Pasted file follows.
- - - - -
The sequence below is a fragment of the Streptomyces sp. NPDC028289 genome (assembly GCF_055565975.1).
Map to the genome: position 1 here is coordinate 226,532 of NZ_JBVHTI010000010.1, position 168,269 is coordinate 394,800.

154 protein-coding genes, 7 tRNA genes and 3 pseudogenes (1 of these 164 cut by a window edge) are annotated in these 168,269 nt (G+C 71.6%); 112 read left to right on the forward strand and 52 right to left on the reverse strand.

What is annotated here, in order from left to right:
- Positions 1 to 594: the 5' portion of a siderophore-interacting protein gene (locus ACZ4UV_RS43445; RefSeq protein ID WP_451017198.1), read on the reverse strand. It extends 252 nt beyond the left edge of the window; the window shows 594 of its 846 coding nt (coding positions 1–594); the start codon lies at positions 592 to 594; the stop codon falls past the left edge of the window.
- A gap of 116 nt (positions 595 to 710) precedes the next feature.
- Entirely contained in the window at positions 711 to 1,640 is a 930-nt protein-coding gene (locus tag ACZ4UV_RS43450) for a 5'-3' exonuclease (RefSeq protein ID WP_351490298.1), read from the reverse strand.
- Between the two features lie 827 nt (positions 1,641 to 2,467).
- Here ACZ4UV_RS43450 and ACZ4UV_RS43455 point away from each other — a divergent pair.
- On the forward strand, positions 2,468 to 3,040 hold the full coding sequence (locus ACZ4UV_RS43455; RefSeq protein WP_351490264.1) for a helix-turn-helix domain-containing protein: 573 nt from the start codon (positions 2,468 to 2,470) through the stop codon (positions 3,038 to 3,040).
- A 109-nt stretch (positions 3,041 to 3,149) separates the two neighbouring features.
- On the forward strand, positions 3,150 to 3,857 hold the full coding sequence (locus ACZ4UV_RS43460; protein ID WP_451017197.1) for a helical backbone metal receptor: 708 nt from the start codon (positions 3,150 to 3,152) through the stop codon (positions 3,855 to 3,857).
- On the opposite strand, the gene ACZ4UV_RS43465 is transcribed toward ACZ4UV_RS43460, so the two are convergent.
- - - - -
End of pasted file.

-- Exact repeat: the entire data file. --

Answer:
The sequence below is a fragment of the Streptomyces sp. NPDC028289 genome (assembly GCF_055565975.1).
Map to the genome: position 1 here is coordinate 226,532 of NZ_JBVHTI010000010.1, position 168,269 is coordinate 394,800.

154 protein-coding genes, 7 tRNA genes and 3 pseudogenes (1 of these 164 cut by a window edge) are annotated in these 168,269 nt (G+C 71.6%); 112 read left to right on the forward strand and 52 right to left on the reverse strand.

What is annotated here, in order from left to right:
- Positions 1 to 594: the 5' portion of a siderophore-interacting protein gene (locus ACZ4UV_RS43445; RefSeq protein ID WP_451017198.1), read on the reverse strand. It extends 252 nt beyond the left edge of the window; the window shows 594 of its 846 coding nt (coding positions 1–594); the start codon lies at positions 592 to 594; the stop codon falls past the left edge of the window.
- A gap of 116 nt (positions 595 to 710) precedes the next feature.
- Entirely contained in the window at positions 711 to 1,640 is a 930-nt protein-coding gene (locus tag ACZ4UV_RS43450) for a 5'-3' exonuclease (RefSeq protein ID WP_351490298.1), read from the reverse strand.
- Between the two features lie 827 nt (positions 1,641 to 2,467).
- Here ACZ4UV_RS43450 and ACZ4UV_RS43455 point away from each other — a divergent pair.
- On the forward strand, positions 2,468 to 3,040 hold the full coding sequence (locus ACZ4UV_RS43455; RefSeq protein WP_351490264.1) for a helix-turn-helix domain-containing protein: 573 nt from the start codon (positions 2,468 to 2,470) through the stop codon (positions 3,038 to 3,040).
- A 109-nt stretch (positions 3,041 to 3,149) separates the two neighbouring features.
- On the forward strand, positions 3,150 to 3,857 hold the full coding sequence (locus ACZ4UV_RS43460; protein ID WP_451017197.1) for a helical backbone metal receptor: 708 nt from the start codon (positions 3,150 to 3,152) through the stop codon (positions 3,855 to 3,857).
- On the opposite strand, the gene ACZ4UV_RS43465 is transcribed toward ACZ4UV_RS43460, so the two are convergent.